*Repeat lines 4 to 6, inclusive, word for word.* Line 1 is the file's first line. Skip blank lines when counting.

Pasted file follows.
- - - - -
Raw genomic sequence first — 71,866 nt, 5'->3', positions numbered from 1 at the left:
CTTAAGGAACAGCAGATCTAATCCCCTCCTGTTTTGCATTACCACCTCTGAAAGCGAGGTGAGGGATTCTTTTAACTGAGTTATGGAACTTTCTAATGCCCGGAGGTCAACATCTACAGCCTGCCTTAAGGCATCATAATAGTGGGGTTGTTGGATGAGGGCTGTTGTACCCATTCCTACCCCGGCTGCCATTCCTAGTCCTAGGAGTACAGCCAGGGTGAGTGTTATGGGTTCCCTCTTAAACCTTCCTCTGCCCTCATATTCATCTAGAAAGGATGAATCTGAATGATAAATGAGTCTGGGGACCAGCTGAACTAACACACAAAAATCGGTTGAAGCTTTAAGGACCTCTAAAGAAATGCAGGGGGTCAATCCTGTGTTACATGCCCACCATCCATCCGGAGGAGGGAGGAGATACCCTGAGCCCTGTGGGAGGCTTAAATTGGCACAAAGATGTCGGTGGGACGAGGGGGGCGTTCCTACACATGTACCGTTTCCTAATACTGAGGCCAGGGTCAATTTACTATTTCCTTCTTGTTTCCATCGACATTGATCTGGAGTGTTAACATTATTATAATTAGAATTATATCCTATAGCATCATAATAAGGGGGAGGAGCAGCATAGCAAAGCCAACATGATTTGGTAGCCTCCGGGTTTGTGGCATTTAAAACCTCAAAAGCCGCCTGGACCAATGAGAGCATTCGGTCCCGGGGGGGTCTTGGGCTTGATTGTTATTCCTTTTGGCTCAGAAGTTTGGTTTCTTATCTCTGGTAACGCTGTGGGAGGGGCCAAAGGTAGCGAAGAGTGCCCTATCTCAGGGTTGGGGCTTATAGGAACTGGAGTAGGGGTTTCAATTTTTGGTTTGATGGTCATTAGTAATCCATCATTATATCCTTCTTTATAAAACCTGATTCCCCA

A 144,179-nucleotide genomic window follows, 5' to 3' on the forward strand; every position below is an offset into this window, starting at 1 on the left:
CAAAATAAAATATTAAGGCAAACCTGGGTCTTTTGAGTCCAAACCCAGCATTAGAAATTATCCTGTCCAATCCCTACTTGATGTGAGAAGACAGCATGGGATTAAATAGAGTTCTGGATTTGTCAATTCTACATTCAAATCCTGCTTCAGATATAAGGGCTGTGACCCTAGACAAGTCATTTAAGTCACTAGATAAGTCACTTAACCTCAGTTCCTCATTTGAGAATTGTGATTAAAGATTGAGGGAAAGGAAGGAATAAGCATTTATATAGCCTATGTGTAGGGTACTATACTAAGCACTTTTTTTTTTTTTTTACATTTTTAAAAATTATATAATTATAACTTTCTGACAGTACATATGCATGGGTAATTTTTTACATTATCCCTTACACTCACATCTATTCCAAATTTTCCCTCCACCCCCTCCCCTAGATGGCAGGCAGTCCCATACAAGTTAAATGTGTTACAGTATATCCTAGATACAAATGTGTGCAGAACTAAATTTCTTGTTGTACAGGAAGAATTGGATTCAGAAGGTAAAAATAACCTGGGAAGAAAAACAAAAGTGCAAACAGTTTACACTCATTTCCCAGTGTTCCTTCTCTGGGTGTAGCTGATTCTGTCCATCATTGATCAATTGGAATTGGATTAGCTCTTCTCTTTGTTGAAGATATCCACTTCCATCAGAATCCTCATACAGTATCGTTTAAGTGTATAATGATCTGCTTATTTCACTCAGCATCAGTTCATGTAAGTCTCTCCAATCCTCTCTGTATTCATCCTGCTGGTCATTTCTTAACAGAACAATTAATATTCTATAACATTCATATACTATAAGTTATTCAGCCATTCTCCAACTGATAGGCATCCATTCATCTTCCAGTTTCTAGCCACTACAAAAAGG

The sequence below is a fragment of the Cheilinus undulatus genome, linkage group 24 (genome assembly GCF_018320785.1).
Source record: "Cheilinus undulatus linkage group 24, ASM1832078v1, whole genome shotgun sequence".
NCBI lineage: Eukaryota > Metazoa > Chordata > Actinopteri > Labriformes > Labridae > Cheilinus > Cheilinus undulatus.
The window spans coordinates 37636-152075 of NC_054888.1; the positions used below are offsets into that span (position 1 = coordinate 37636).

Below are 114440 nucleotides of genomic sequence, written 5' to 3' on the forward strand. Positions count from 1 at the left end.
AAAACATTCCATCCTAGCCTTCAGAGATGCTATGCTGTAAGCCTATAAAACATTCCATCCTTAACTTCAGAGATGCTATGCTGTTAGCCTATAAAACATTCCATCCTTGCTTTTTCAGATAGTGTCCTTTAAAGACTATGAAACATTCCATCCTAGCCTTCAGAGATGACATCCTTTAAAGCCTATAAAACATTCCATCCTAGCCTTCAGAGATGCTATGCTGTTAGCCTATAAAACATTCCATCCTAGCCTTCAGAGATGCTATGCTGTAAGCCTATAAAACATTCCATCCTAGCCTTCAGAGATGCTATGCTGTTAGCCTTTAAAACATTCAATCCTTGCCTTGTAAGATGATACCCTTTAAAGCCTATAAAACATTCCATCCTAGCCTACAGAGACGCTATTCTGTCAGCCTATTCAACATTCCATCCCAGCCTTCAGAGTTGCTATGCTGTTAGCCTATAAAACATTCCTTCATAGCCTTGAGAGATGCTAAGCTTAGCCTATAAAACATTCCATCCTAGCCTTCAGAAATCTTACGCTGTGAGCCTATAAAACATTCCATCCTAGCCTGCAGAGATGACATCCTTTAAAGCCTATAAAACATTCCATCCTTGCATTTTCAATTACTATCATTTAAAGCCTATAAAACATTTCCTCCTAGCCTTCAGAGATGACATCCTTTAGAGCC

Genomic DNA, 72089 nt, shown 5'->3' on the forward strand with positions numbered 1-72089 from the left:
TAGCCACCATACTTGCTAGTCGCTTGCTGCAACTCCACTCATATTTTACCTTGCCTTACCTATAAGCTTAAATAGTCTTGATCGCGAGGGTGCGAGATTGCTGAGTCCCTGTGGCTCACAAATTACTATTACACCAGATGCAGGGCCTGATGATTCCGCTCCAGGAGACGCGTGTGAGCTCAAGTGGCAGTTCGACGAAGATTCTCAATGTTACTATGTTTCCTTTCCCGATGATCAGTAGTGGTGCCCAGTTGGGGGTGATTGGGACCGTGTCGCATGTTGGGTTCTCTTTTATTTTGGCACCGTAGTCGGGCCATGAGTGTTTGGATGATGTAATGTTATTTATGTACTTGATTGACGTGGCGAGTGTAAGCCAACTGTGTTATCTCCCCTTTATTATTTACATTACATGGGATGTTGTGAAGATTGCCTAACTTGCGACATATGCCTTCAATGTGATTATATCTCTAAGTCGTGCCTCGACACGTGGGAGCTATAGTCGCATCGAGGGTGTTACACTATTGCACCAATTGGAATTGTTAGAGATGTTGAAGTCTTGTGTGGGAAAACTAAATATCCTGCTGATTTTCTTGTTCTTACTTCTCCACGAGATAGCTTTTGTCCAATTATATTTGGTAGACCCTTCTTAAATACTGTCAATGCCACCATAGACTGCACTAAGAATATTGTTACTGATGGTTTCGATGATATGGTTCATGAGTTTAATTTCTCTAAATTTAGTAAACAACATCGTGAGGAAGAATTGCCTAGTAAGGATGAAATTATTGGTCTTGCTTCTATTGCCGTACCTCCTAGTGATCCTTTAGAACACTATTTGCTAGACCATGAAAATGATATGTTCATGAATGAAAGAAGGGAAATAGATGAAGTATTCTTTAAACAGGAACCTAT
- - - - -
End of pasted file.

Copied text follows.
CAAAATAAAATATTAAGGCAAACCTGGGTCTTTTGAGTCCAAACCCAGCATTAGAAATTATCCTGTCCAATCCCTACTTGATGTGAGAAGACAGCATGGGATTAAATAGAGTTCTGGATTTGTCAATTCTACATTCAAATCCTGCTTCAGATATAAGGGCTGTGACCCTAGACAAGTCATTTAAGTCACTAGATAAGTCACTTAACCTCAGTTCCTCATTTGAGAATTGTGATTAAAGATTGAGGGAAAGGAAGGAATAAGCATTTATATAGCCTATGTGTAGGGTACTATACTAAGCACTTTTTTTTTTTTTTTACATTTTTAAAAATTATATAATTATAACTTTCTGACAGTACATATGCATGGGTAATTTTTTACATTATCCCTTACACTCACATCTATTCCAAATTTTCCCTCCACCCCCTCCCCTAGATGGCAGGCAGTCCCATACAAGTTAAATGTGTTACAGTATATCCTAGATACAAATGTGTGCAGAACTAAATTTCTTGTTGTACAGGAAGAATTGGATTCAGAAGGTAAAAATAACCTGGGAAGAAAAACAAAAGTGCAAACAGTTTACACTCATTTCCCAGTGTTCCTTCTCTGGGTGTAGCTGATTCTGTCCATCATTGATCAATTGGAATTGGATTAGCTCTTCTCTTTGTTGAAGATATCCACTTCCATCAGAATCCTCATACAGTATCGTTTAAGTGTATAATGATCTGCTTATTTCACTCAGCATCAGTTCATGTAAGTCTCTCCAATCCTCTCTGTATTCATCCTGCTGGTCATTTCTTAACAGAACAATTAATATTCTATAACATTCATATACTATAAGTTATTCAGCCATTCTCCAACTGATAGGCATCCATTCATCTTCCAGTTTCTAGCCACTACAAAAAGG

The sequence below is a fragment of the Cheilinus undulatus genome, linkage group 24 (genome assembly GCF_018320785.1).
Source record: "Cheilinus undulatus linkage group 24, ASM1832078v1, whole genome shotgun sequence".